The first thing to say is that Hirshfield has seen that there are some things in life which we think we don't have - though in a second I'm going to modify this statement - that there are some things in life which we think we don't have and which we know, really know, we should. This is a special kind of envy, an accurate envy, because we can only recognise it as something truly needed if we already have within us something of it that allows it to be recognised in the first place. For an easy to grasp illustration of this think of the moment Jesus goes into the synagogue at Caper'na-um when we hear that those present were "astonished at his teaching, for he taught them as one who had authority, and not as the scribes" (Mark 1:21-22). Such recognitions are possible only if the truth Jesus was showing those present was already in them in some way - that's why his hearers thought he spoke with authority.

This kind of 'accurate envy' of something we know we need (we know is true) is what helps drive us to transform and transfigure our lives (and, in the words of the Prayer for Peace which we say each week at the end of the service) by which we are led from death to life, from falsehood to truth, led from despair to hope, from fear to trust, led from hate to love and from war to peace.

It seems to me, then, that 'accurate envy' is the desire for the openness already gifted to us but which, until that moment of envy sprang up in us we had not previously been able to see we already had within us. In the moment 'accurate envy' appears distinctions between "subjective and objective" begin to collapse and the inexpressible real presence of that thing and our own concepts of our self begin to become one. In other words 'accurate envy' names the process by which, as Hirshfield says in her essay, the wideness of being is slowly begun to be allowed into ourselves.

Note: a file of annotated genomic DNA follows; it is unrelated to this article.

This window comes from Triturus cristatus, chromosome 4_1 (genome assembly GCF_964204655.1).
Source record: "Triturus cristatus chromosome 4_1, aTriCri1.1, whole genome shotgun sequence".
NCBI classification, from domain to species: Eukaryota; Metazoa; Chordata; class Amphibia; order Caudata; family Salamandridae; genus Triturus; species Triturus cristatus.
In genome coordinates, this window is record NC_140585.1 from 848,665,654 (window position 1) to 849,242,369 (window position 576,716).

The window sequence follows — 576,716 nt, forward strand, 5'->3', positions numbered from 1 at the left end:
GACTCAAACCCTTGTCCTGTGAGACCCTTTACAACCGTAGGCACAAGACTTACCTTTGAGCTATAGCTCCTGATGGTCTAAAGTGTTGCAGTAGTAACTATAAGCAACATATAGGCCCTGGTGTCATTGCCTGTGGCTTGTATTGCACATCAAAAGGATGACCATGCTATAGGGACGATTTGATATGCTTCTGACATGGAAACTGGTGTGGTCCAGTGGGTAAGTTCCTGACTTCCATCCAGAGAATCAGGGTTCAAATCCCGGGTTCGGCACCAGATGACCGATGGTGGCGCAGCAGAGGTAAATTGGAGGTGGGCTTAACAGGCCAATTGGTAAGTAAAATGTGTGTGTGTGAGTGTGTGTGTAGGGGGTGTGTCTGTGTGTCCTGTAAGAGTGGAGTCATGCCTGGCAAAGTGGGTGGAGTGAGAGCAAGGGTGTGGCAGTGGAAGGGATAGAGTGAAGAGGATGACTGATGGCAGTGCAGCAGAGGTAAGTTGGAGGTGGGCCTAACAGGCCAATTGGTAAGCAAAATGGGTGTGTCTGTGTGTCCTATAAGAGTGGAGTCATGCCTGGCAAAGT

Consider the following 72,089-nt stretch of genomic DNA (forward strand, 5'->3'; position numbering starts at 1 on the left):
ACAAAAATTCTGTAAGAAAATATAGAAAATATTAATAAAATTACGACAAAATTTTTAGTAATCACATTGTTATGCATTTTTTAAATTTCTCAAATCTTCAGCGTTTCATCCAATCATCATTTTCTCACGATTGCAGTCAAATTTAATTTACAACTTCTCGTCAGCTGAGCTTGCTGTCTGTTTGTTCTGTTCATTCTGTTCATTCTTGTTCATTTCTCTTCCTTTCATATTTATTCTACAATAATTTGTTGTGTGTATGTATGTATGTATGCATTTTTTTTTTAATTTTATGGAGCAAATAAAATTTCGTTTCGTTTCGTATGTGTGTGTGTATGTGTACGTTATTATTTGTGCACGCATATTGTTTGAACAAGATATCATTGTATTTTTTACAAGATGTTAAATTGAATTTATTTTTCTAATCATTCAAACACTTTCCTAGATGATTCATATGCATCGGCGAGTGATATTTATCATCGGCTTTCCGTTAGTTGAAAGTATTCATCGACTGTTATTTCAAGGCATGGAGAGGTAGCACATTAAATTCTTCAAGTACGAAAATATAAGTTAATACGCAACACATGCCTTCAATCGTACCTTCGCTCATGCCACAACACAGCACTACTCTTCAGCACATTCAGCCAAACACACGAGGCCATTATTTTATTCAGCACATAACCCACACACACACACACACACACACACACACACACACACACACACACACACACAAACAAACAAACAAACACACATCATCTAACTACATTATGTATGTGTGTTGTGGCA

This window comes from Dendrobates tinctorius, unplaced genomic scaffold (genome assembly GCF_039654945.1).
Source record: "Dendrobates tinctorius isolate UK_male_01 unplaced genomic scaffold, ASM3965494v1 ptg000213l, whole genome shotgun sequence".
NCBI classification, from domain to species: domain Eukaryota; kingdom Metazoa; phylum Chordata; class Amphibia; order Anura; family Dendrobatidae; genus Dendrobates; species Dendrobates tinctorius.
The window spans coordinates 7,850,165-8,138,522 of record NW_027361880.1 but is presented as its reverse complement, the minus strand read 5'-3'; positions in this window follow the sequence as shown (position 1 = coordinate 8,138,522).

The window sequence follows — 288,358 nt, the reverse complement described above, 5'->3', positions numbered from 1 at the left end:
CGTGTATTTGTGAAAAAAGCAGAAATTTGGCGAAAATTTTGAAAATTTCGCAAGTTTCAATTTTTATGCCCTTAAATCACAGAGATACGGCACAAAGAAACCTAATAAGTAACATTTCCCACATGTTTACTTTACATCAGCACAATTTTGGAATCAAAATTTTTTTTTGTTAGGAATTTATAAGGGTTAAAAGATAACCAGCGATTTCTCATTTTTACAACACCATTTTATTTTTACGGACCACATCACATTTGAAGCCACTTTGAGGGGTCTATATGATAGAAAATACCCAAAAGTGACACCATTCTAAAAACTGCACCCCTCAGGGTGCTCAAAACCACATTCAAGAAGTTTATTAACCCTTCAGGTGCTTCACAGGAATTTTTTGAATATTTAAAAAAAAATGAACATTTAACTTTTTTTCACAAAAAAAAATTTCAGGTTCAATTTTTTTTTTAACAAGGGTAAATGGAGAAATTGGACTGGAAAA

So if the fence has the quality of wideness about which Hirshfield feels envy why on earth does she call the poem "The Subtle Deer"? Why doesn't she call it "The Quiet Opening"?

Well, it is true that the poem seems not to be about the deer per se but it is important to see that the poem *is* about the largeness of the deer which pours through us whenever we allow a wideness of being into ourselves. This porous quality, this wideness of being, is only made visible in so far as something that is more-than-ourselves is allowed through us - the supple deer stands for this 'more-than-ourselves'.

Consequently, we may go on to say that Hirshfield's poem gestures towards the sense that, as Jacques Maritain (1882-1973) said, and which I remind you about every now and then, "Things are not only what they are, they give more than they have.”

The poems, works of art, pieces of music, stories and religious practices (such as communion) that continue to impress and inspire us are precisely those which continue to allow through them this gifted 'more-than-themselves'.

But, and this is key to realise, a fence can only gift this 'more-than-itself' in a way appropriate to a fence. Van Gough's "A Wheatfield, with Cypresses" will gift this 'more-than-itself' in it's own way. Mahler's Fifth Symphony will gift it in its own way.

So what are we? and what is the largeness that could pass through our form?

Hirshfield sees that even something as tenuous as a wire fence can gift such largeness to the world - her poem is, itself, as minimally drawn as a wire fence. It seems to me that our own 'form' as a religious community is as minimally and to some, as tenuously and openly drawn as the fence (and Hirshfield's poem) for our covenant together simply reads: 'In the love of truth and the spirit of Jesus, the members of this congregation unite for the worship of God and the service of humankind.' As I've said many times before we need to embrace this again confidently.

When we do this what is the largeness which pours through it? Well, it has been a powerful non-sectarian expression of Christian love and openness - a love, to cite our opening hymn, seeks to bring all people under its banner regardless of the usual impenetrable walls we place between us.